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Today is George Washington's birthday and, of course, I'm thinking about cherries. Actually President Washington had a very nice landscape at Mount Vernon. I visited a few years back and got a boxwood cutting from shrubs that were planted when he and Martha were in residence. But it's the cherry tree story that sticks with me. I can't imagine coming home and finding my cherry tree on the ground.

Few plants are as rewarding to grow as fruit trees and few gardening disappointments are as great as not getting any fruit on your fruit trees. I wish there was one easy solution, but there are several factors that can cause your fruit trees and berry bushes to either not set any fruit or devastate you by starting to set fruit and dropping it before it matures. The plant's age, pruning, sun exposure and vigor all factor in. Unfortunately, by the time you notice there's nothing there, it's too late to do anything about it. So start planning now, to enjoy the fruits of your labor.

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February 22, 2009 at 5:06 am
(1) Garden Pictures says:

By now I would say, there´s not much you can do about it beside proper pruning and planting several varieties. There seem to be Apple years, plum years, pear years… Actually, more sensitive fruit trees like peaches or apricots can be better off in a less protected place – if they flower too early in spring tempted by more sunshine they are prone to get hit by late frost.

February 25, 2009 at 1:39 pm
(2) suveekay says:

The reason I never get to pick and eat my pears is that one day – always before the pears are ripe – the squirrels take EVERY PEAR off the trees and hide them.

February 25, 2009 at 2:29 pm
(3) Gardening Seeds says:

Thank you very much for the information I really appreciate it!! I found this useful site for Gardening Seeds

February 26, 2009 at 3:00 am
(4) Kleon Mimis says:

My Bartlett pear tree is always loaded with pears, but they are inedible. They are hard as a rock. Is there a specific time that they are picked? And why are they so hard?
Thank you, sincerely, Kleon Mimis

March 13, 2009 at 12:45 pm
(5) Marie Iannotti says:

Most pears ripen, but don’t soften on the trees. If you leave them on too long, they just get mealy.

You should pick Bartlett pears when they reach mature size, but before they start falling off the tree on their own. They’ll probably still be green,so it’s a little hard to judge for sure. But if you slightly twist the pear and the stem snaps, it’s time. If you have to really tug at it, it can probably use a couple more days.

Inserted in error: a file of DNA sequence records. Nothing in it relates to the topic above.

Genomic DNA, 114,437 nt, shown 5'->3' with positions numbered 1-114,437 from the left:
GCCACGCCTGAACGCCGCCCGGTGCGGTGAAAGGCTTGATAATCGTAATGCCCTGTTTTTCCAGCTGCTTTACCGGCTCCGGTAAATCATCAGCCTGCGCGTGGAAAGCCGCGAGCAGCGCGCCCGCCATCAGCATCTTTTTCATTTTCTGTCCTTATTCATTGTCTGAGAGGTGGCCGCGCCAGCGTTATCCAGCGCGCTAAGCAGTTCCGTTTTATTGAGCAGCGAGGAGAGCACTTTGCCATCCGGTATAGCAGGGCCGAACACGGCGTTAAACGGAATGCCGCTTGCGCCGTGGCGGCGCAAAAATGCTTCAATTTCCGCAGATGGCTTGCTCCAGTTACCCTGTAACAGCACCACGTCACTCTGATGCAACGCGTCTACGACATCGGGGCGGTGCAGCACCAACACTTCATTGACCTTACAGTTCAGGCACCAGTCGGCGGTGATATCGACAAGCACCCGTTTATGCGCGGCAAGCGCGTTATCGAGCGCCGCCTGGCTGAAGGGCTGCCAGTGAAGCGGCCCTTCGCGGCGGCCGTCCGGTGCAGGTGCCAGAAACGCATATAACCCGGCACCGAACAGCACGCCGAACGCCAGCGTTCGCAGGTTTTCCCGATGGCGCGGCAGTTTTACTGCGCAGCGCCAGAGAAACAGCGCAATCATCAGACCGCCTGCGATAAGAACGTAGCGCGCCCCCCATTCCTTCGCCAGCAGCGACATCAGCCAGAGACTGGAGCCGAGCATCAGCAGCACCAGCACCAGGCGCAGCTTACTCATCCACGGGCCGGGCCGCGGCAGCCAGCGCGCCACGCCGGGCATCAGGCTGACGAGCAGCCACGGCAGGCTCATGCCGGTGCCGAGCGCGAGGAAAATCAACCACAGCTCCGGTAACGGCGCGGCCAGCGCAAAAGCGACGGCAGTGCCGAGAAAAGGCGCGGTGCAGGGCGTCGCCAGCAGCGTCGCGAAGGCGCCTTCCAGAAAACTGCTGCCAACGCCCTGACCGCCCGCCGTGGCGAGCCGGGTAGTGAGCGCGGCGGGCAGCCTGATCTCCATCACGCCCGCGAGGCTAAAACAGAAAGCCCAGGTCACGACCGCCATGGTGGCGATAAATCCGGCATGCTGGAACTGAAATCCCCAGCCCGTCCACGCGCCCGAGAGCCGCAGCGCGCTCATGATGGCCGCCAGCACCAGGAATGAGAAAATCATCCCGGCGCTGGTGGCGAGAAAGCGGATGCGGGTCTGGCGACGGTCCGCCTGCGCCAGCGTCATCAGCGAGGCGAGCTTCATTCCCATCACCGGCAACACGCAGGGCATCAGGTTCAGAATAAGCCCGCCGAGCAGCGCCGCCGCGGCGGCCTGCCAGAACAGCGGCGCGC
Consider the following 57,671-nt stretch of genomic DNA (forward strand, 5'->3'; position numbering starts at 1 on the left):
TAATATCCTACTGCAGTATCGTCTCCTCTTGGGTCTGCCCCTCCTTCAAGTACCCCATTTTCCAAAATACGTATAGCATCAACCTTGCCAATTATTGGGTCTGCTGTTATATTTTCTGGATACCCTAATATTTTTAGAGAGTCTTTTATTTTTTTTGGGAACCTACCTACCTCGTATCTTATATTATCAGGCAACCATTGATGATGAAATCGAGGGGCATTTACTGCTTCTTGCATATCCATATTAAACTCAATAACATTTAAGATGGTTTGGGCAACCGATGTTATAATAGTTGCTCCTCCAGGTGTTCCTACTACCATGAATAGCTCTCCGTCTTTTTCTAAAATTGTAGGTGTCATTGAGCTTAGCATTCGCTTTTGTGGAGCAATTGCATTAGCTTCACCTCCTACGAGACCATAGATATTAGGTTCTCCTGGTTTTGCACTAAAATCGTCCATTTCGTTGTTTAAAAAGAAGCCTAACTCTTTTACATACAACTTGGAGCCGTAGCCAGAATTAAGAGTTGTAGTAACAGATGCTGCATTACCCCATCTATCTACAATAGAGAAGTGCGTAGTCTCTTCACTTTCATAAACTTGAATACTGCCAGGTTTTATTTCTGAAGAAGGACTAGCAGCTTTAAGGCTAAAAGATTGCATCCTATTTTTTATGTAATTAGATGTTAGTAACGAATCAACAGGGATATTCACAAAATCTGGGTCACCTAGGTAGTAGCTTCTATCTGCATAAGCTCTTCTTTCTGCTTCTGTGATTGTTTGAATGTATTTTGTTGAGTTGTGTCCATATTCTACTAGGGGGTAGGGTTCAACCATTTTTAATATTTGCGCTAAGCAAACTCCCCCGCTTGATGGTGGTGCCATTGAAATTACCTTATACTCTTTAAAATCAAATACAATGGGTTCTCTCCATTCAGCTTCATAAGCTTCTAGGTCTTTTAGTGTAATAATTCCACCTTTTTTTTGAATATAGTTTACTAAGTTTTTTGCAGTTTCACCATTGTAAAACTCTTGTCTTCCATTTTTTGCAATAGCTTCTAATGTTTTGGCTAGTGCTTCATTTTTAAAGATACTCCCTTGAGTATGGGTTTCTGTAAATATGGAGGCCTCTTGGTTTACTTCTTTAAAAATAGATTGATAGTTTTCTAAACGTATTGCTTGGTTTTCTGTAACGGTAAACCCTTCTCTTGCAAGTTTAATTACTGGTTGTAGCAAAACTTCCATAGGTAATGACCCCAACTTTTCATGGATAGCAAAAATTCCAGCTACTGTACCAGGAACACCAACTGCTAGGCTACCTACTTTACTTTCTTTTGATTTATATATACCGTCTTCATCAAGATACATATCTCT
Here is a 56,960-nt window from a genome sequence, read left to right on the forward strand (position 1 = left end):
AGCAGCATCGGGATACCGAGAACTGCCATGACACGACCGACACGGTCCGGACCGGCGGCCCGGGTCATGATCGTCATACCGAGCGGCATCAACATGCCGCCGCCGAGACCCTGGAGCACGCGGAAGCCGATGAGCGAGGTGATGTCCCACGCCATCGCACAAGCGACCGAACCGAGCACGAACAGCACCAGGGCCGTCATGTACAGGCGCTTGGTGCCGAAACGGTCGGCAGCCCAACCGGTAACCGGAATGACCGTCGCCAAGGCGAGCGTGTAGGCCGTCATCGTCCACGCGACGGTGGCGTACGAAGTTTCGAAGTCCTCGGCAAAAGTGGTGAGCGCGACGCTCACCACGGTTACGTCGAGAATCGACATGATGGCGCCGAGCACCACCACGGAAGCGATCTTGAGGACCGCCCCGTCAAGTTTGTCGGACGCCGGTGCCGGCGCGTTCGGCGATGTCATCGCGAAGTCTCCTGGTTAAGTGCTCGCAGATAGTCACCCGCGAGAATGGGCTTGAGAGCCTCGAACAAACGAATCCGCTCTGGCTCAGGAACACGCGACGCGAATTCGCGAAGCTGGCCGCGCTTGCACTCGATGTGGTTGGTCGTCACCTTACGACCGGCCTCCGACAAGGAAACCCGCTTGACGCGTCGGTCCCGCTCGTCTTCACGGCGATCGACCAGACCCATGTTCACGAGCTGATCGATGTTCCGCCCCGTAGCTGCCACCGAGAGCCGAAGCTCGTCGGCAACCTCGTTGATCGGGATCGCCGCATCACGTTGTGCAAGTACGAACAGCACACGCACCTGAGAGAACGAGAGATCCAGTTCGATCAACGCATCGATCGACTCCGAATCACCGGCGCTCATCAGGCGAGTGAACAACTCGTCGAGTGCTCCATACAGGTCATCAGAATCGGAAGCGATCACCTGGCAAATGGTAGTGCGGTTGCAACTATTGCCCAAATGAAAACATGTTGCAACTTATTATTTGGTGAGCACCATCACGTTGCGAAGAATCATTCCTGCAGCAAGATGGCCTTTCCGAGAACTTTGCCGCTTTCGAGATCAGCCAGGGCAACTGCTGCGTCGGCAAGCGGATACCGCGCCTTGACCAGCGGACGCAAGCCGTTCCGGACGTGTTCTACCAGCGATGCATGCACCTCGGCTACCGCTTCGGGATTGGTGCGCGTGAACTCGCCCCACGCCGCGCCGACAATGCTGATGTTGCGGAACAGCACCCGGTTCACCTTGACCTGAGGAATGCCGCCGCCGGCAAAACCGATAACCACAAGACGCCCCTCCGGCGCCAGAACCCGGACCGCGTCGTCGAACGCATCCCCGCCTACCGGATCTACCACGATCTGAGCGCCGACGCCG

They’ll still be hard, but about 4-5 days at room temperature, 65 to 75 degrees F., should soften them up to perfection.

August 21, 2009 at 7:08 am
(6) Mrs Allen says:

Hi, have to remove all my pears before they drop off – whats the best way to store them long term?
thanks

August 24, 2009 at 4:05 pm
(7) gardening says:

Pears can be tricky, because they are usually picked before they are fully ripe and then allowed to ripen in storage. Fully ripe pears can become mealy when stored.

The whole process can be a little involved, so I’ll refer you to a really good fact sheet from Oregon State. Scroll down about 1/2 way to the section on pears and in particular, the section titled Picking, storing, and ripening.

December 20, 2009 at 9:18 pm
(8) Safe Horticultural Oil says:

Sometimes it is as simple as a calcium deficiency that can cause buds to drop.Also, using a q-tip to pollinate flowers often helps.

January 6, 2011 at 5:08 pm
(9) container vegetable gardening says:

So that’s how it works with pears. I hadn’t picked them waiting for them to ripen on the tree which they never did! Thanks for the advice.

April 6, 2012 at 6:56 am
(10) Sharon Butler says:

My cherry tree flowers every year, then produces lots of little fruit, but then they die turn brown and fall of.. What is happenening here? thanks

April 11, 2012 at 12:55 pm
(11) gardening says:

Sharon, the most common reason cherries turn brown is a fungus called Brown Rot. It’s most common in damp springs, but if the fruits are left on or near the tree, the spores will reinfect the next year. There’s more on the disease and its controls here.

Or it could simply be a lack of pollination. If there are no bees or other insects out when the tree blooms, it could be inadequately pollinated and the fruits shrivel before maturing. But check the brown rot site first.

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